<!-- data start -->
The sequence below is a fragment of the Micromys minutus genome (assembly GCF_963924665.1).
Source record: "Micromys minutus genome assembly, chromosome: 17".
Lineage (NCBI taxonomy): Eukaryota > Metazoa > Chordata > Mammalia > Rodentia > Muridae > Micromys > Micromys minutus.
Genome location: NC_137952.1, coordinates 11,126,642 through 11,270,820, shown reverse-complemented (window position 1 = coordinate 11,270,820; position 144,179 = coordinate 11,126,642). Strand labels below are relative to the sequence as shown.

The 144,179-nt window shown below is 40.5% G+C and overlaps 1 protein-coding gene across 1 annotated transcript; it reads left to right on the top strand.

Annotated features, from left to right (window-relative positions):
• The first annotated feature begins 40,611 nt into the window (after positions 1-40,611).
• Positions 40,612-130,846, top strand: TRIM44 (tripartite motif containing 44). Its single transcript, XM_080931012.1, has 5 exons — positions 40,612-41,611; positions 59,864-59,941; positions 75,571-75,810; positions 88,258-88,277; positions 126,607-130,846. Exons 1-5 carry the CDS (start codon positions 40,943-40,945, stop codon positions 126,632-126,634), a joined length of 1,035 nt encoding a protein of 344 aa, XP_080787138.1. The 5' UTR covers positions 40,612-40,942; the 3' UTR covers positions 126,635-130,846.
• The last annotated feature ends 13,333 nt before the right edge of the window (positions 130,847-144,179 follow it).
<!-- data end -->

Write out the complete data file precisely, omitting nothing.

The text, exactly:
The sequence below is a fragment of the Micromys minutus genome (assembly GCF_963924665.1).
Source record: "Micromys minutus genome assembly, chromosome: 17".
Lineage (NCBI taxonomy): Eukaryota > Metazoa > Chordata > Mammalia > Rodentia > Muridae > Micromys > Micromys minutus.
Genome location: NC_137952.1, coordinates 11,126,642 through 11,270,820, shown reverse-complemented (window position 1 = coordinate 11,270,820; position 144,179 = coordinate 11,126,642). Strand labels below are relative to the sequence as shown.

The 144,179-nt window shown below is 40.5% G+C and overlaps 1 protein-coding gene across 1 annotated transcript; it reads left to right on the top strand.

Annotated features, from left to right (window-relative positions):
• The first annotated feature begins 40,611 nt into the window (after positions 1-40,611).
• Positions 40,612-130,846, top strand: TRIM44 (tripartite motif containing 44). Its single transcript, XM_080931012.1, has 5 exons — positions 40,612-41,611; positions 59,864-59,941; positions 75,571-75,810; positions 88,258-88,277; positions 126,607-130,846. Exons 1-5 carry the CDS (start codon positions 40,943-40,945, stop codon positions 126,632-126,634), a joined length of 1,035 nt encoding a protein of 344 aa, XP_080787138.1. The 5' UTR covers positions 40,612-40,942; the 3' UTR covers positions 126,635-130,846.
• The last annotated feature ends 13,333 nt before the right edge of the window (positions 130,847-144,179 follow it).